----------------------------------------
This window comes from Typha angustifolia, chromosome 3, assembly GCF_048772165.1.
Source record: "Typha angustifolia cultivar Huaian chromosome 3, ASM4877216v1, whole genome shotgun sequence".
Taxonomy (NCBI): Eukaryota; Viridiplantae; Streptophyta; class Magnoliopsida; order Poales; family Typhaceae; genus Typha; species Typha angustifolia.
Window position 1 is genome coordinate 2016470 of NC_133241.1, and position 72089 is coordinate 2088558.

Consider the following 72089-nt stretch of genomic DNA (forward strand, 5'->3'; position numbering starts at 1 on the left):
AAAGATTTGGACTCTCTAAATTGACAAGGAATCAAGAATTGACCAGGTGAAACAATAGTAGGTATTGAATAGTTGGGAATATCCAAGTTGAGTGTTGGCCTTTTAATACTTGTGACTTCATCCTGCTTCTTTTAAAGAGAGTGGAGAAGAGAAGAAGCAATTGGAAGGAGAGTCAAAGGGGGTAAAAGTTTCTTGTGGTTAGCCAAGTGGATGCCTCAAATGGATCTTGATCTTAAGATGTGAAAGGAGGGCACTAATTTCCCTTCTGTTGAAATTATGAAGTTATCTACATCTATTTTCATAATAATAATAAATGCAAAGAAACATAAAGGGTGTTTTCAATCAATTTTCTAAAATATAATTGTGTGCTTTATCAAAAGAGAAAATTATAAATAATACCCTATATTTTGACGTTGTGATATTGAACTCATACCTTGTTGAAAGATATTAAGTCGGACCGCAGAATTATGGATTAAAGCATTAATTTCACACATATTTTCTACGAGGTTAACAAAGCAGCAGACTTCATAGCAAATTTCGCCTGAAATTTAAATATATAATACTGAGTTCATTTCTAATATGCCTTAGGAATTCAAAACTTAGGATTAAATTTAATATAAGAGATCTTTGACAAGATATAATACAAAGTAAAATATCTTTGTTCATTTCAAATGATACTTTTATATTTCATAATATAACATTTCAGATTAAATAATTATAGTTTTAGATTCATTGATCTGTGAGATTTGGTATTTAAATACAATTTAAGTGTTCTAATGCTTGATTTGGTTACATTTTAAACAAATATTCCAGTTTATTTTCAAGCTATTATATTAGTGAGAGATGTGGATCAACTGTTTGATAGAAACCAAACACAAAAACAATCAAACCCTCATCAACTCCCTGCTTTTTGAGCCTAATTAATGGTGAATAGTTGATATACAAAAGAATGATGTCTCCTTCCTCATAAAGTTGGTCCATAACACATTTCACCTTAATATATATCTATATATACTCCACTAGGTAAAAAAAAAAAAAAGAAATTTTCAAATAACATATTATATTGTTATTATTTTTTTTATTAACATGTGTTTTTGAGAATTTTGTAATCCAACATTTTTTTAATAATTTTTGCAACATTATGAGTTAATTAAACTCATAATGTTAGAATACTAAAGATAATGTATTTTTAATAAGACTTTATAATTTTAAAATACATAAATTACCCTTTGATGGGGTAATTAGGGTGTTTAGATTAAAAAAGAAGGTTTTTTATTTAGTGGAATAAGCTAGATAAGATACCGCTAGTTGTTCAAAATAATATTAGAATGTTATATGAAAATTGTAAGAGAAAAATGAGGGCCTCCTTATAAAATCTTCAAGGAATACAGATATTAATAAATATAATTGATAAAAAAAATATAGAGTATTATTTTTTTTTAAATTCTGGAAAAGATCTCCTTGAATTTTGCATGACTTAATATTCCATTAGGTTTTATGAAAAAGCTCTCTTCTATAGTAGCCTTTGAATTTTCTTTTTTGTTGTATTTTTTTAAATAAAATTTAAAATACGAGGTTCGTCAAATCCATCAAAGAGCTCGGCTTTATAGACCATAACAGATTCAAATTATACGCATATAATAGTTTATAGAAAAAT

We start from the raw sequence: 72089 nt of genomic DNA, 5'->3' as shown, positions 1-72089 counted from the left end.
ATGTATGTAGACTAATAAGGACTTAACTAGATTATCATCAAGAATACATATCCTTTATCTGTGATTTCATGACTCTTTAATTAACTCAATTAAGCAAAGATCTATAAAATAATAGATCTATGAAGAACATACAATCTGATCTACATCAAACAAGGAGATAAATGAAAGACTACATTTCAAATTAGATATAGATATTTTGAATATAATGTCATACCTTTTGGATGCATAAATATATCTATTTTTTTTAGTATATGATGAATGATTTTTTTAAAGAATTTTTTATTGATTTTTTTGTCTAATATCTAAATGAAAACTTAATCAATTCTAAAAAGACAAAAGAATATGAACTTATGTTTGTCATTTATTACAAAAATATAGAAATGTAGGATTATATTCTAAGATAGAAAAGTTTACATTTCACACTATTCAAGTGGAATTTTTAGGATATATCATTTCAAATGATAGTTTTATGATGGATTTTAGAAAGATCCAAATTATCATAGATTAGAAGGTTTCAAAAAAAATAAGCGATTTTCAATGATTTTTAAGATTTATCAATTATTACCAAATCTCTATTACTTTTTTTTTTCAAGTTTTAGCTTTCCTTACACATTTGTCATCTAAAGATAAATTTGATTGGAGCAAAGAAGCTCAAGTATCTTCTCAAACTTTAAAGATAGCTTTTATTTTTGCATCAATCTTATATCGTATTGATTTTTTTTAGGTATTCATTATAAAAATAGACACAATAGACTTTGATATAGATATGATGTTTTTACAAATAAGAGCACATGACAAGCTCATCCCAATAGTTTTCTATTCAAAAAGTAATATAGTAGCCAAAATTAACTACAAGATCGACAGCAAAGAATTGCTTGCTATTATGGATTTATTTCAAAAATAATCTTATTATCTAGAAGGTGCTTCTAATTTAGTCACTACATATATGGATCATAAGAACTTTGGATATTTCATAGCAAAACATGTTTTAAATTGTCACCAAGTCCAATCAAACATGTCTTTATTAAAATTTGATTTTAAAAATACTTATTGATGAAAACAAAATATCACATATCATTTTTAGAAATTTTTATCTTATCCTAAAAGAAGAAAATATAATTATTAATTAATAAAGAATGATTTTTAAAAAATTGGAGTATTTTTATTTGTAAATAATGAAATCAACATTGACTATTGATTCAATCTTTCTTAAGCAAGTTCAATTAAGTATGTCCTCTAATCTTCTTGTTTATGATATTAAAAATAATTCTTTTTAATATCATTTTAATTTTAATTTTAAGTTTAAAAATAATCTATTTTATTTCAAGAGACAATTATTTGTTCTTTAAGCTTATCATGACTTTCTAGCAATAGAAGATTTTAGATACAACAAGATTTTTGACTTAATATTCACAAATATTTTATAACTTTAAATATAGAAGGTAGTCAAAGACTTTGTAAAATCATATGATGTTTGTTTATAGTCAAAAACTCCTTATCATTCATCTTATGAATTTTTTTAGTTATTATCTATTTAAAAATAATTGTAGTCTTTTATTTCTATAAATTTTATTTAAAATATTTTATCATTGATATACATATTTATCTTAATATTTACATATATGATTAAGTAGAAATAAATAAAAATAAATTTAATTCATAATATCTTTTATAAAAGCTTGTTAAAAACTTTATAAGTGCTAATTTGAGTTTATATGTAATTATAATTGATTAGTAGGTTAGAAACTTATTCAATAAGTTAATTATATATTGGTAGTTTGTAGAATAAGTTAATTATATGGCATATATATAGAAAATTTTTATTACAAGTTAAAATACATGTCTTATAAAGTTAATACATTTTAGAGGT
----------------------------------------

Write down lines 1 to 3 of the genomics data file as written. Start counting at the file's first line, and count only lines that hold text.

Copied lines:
This window comes from Typha angustifolia, chromosome 3, assembly GCF_048772165.1.
Source record: "Typha angustifolia cultivar Huaian chromosome 3, ASM4877216v1, whole genome shotgun sequence".
Taxonomy (NCBI): Eukaryota; Viridiplantae; Streptophyta; class Magnoliopsida; order Poales; family Typhaceae; genus Typha; species Typha angustifolia.